The story of the birth of the BLA almost coincides with the youth’s growing dissatisfaction with Apartheid and its oppression of black legal practitioners. The BLA was established in 1977, hardly a year after the 1976 uprisings. It is a non-partisan, non-racial organisation aimed at ensuring that black people have access to law as a profession, and have access to support while operating within the law so that they may dispense quality justice to the people of South Africa, with specific attention to the black disadvantaged people.

The BLA was started as the black lawyers discussion group in the heat of the Group Areas Act, which prohibited black law practitioners from trading in large city areas. This discussion group then culminated in the BLA. The BLA has a rich history, with one of its founding members being Godfrey Pitje, a leader in the ANCYL who served his articles at the Mandela and Tambo law firm.

Although Mandela was in prison at the time, his influence was felt through Pitje who worked with him in the law firm as well as in the ANCYL. Other notable BLA members are the former Deputy Chief Justice Dikgang Moseneke, Chief Justice Mogoeng Mogoeng, Madam Justice Elizabeth Mamoloko Kubushi, Dumisa Ntzebeza, SC and Kgomotso Ditsebe Moroka, SC.

Sigogo, when asked to comment about the manner in which the BLA handled the differing political views of its members in such a riotous period, he asserts that the diverse views added to the strength of the organisation, as everyone was united in the belief that all black people deserved access to the legal profession.

Sigogo is also very quick to point out the spirit and heart of the BLA. “During the birth of the BLA, black lawyers could not practice is big cities, thus, they did not enter into the legal practice for money, money was not the alpha and omega of becoming a lawyer,” he says.

Although everybody deserves the opportunity to put food on the table, money was not the be-all and end-all. Sigogo also notes that the organisation was born in the spirit of togetherness, a place where lawyers could not only voice their concerns with the current laws only, but also count on each other economically as, no doubt, times were truly tough.

That true spirit of empowerment is embodied in the Constitution. Although many feel the Constitution of the country may be under siege, Sigogo has responded with optimism. He believes our Constitution is strong and its wider objective to protect all South Africans is being achieved.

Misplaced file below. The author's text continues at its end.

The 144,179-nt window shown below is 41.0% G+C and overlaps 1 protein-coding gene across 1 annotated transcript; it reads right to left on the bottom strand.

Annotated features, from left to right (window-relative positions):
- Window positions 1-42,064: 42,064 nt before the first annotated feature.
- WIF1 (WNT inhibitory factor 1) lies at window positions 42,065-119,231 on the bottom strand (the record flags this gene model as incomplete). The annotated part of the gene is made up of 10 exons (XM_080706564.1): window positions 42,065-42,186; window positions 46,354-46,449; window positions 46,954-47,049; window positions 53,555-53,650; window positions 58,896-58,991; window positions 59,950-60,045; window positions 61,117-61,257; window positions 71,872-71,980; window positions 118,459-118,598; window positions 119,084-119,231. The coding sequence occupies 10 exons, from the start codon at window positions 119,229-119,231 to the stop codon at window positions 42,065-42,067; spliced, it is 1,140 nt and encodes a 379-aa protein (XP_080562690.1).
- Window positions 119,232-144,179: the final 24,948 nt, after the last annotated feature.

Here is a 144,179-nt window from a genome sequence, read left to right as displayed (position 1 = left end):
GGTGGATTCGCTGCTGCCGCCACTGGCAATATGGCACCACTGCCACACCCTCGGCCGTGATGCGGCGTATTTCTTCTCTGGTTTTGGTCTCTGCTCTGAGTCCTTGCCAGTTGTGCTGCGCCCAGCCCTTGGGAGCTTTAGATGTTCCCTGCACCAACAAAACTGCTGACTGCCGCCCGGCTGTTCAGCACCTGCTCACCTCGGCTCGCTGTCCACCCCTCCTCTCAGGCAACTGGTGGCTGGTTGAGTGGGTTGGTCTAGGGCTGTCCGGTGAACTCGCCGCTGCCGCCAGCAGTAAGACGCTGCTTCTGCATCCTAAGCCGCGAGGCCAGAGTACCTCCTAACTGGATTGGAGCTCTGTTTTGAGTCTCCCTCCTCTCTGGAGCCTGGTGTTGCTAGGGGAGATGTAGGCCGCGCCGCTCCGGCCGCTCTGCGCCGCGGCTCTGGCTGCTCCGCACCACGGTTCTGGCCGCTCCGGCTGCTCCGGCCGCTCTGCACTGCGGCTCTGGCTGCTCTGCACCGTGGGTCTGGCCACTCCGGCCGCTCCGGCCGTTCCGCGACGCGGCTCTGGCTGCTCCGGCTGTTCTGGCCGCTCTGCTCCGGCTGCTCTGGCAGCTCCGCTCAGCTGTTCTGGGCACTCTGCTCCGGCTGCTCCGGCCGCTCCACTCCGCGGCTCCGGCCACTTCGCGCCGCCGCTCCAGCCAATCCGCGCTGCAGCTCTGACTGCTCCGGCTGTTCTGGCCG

He believes that a constitution is measured by two key factors: “Resilience—South Africa’s ability to not turn a blind eye to crime and not giving up easily on this objective. Then there’s consistency—the inherent ability to ensure that everyone adheres to the laws set out in the constitution,” he elaborates.

An example of this is the fact that former President Jacob Zuma has had cases against him in courts, and some have been ruled against him. And most importantly, he subjected himself to the rule of law as he abided by the court rulings.

This is a true demonstration that no South African is above the law. Sigogo believes that the Constitution can be safeguarded by always striving to appoint judges of integrity who have no record of dishonesty, who are not accused of corrupt activity and also by ensuring that judges account for their activities. The judges need to be balanced and aware of the great vision of building a rainbow nation and Sigogo points out that the BLA vehemently opposed Judge Mabel Jansen for racial bias when she implied that all black men were rapists, this is an indication that judges account for what they do when they are not in court as well.

The BLA and the evolution of law generally seem to be intertwined, as some BLA members assisted to draft the Constitution, one of the most revered Constitutions in the world. The BLA has also had an input in the upcoming Legal Practice Act.

Having this law in effect disbands the four provincial law societies and dissolves the regulatory powers of the various advocate bars around the country like the General Council of the Bar, National Forum or Advocates and the National Bar Council of South Africa. The new body that will have regulatory control will be the South African Legal Practice Council. The Legal Practice Act is the piece of legislation that will come into effect and ensure the full dissolution of the law societies nationwide and divest the bars of their power to regulate. Many believe that this move was necessary, as the legal profession was governed by models devised in the Apartheid era and the legal profession was disjointed as on the one hand, attorneys were regulated differently depending on the area they practiced from and on the other hand, some advocates are not affiliated to any of the bars and are, therefore, unregulated. The Legal Practice Act will bring this differentiation to an end as all practicing legal practitioners will be subjected to regulation by one body throughout the country.